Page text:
For more information, see our cancer waiting time targets indicator. Data for the first cancer chart from April 2023 onwards has been derived from NHS England’s commissioner-based cancer waiting times data extract. This is due to changes in the cancer waiting times standards which have led to changes in the published national-level data. 



Emergency care


  • In May 2024, there were 2.42 million total attendances to A&E departments, the highest number of attendances on record (since 2010/11) for the month of May. This represents an 8% increase compared to the previous May, an 11% increase compared to before the pandemic in May 2019, and a 29% increase on the first recorded May in 2011, when there were only 1.87 million attendances.
  • There was also a relatively high number of emergency admissions via A&E, reaching 420,204 in May 2024. This is 6.4% higher than in May 2023 but only 1.8% higher than admissions via A&E seen in the pre-pandemic period in May 2019 (412,841).
  • A little over a quarter (26%) of people attending A&E spent more than four hours from arrival to admission, transfer or discharge in May 2024. This is the same as May last year, but 12.7 percentage points worse than before the pandemic in May 2019. · Although close, performance against the four-hour target is yet to meet the March 2024 objective of 76% or fewer being seen within the target time. The long-standing 95% standard is irrefutably far from reach.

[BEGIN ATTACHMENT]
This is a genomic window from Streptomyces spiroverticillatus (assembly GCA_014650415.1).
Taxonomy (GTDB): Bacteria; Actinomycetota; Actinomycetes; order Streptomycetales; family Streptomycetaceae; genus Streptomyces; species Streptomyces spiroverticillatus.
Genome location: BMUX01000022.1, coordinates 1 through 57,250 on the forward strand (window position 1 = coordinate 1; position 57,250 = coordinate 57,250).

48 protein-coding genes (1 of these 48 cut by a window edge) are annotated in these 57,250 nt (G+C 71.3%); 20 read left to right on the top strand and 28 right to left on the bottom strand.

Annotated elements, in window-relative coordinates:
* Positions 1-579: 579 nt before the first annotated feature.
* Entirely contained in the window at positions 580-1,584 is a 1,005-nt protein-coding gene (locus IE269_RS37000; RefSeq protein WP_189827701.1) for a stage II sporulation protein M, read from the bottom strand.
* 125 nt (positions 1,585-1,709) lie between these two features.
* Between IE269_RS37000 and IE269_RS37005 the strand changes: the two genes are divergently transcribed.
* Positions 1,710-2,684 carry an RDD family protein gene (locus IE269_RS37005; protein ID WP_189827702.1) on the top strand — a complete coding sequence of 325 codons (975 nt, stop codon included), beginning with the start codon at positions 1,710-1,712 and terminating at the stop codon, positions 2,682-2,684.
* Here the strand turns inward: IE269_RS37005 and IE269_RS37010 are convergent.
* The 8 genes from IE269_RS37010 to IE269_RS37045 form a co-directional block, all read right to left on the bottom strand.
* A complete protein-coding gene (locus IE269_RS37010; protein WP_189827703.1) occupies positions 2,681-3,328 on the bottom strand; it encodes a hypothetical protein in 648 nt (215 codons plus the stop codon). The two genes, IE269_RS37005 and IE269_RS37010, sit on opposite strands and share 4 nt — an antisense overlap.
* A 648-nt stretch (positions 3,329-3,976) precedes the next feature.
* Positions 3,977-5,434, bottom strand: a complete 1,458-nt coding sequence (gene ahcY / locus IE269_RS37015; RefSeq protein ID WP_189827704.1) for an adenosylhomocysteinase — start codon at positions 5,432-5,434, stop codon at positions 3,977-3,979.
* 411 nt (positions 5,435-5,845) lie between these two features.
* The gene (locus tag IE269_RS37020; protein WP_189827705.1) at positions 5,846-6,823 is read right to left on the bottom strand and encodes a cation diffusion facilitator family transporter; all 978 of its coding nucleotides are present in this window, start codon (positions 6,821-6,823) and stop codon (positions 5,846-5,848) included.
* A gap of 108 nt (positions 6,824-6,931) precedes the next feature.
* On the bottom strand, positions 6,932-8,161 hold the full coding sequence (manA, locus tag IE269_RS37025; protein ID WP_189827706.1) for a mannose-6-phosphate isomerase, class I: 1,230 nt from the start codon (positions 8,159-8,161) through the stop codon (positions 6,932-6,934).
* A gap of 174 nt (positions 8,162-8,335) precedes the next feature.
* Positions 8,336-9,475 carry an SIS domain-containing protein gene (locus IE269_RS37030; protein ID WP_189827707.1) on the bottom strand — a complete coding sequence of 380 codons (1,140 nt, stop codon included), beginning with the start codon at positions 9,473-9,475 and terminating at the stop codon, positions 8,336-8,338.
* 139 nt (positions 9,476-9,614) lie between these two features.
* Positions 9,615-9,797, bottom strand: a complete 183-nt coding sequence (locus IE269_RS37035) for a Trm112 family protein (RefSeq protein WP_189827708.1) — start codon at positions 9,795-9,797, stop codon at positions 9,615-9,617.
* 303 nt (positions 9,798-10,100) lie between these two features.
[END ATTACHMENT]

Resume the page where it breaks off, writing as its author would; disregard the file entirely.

• Trolley waits (the time between a decision to admit a patient and them being admitted) of over four hours increased to nearly 139,000 in May 2024, compared to the previous month. This is 13% more than in May last year and more than double the number in May 2019 when there were about 61,507 instances of waits this long.
  • There were 42,555 trolley waits of over 12 hours in May 2024 - that’s nearly 11,000 more than May 2023, a 35% increase. It’s also 100 times more than before the pandemic when there were only 416 trolley waits over that length of time in May 2019.

For more information, see our A&E waiting times indicator.







  • In May 2024, there was an average response time of 8 minutes 16 seconds to Category 1 incidents (life-threatening conditions, such as cardiac or respiratory arrest), 11 seconds faster than the average over the last 12 months. The seven-minute mean target remains out of reach.
  • One in 10 people with a Category 1 incident waited over 14 minutes 41 seconds, within the target which states that 90% of patients with a Category 1 incident should be seen in under 15 minutes.
  • Response times to Category 2 incidents (emergency conditions such as stroke or heart attack) were 32 minutes 44 seconds, 22 seconds more than performance last May. This is still far from the mean target of 18 minutes.

For more information, see our ambulance response times indicator. 



About this data

QualityWatch provides independent scrutiny of the health and social care system. The most recent data published today reflects changes in access and waiting times in the aftermath of the pandemic.

Between May 2019 and May 2023, in response to proposals made in the Clinically-Led Review of NHS Access Standards Interim Report, 14 hospital trusts acted as field testing sites for alternatives to the existing four-hour A&E standard. During this period, these trusts did not report performance on the four-hour standard and are hence absent from the data for May 2019 to May 2023. Reporting on the findings of the Clinical Review of Standards for Urgent and Emergency Care is now available.

For interactive charts showing the quality of health and social care over time, please refer to our 200+ indicators.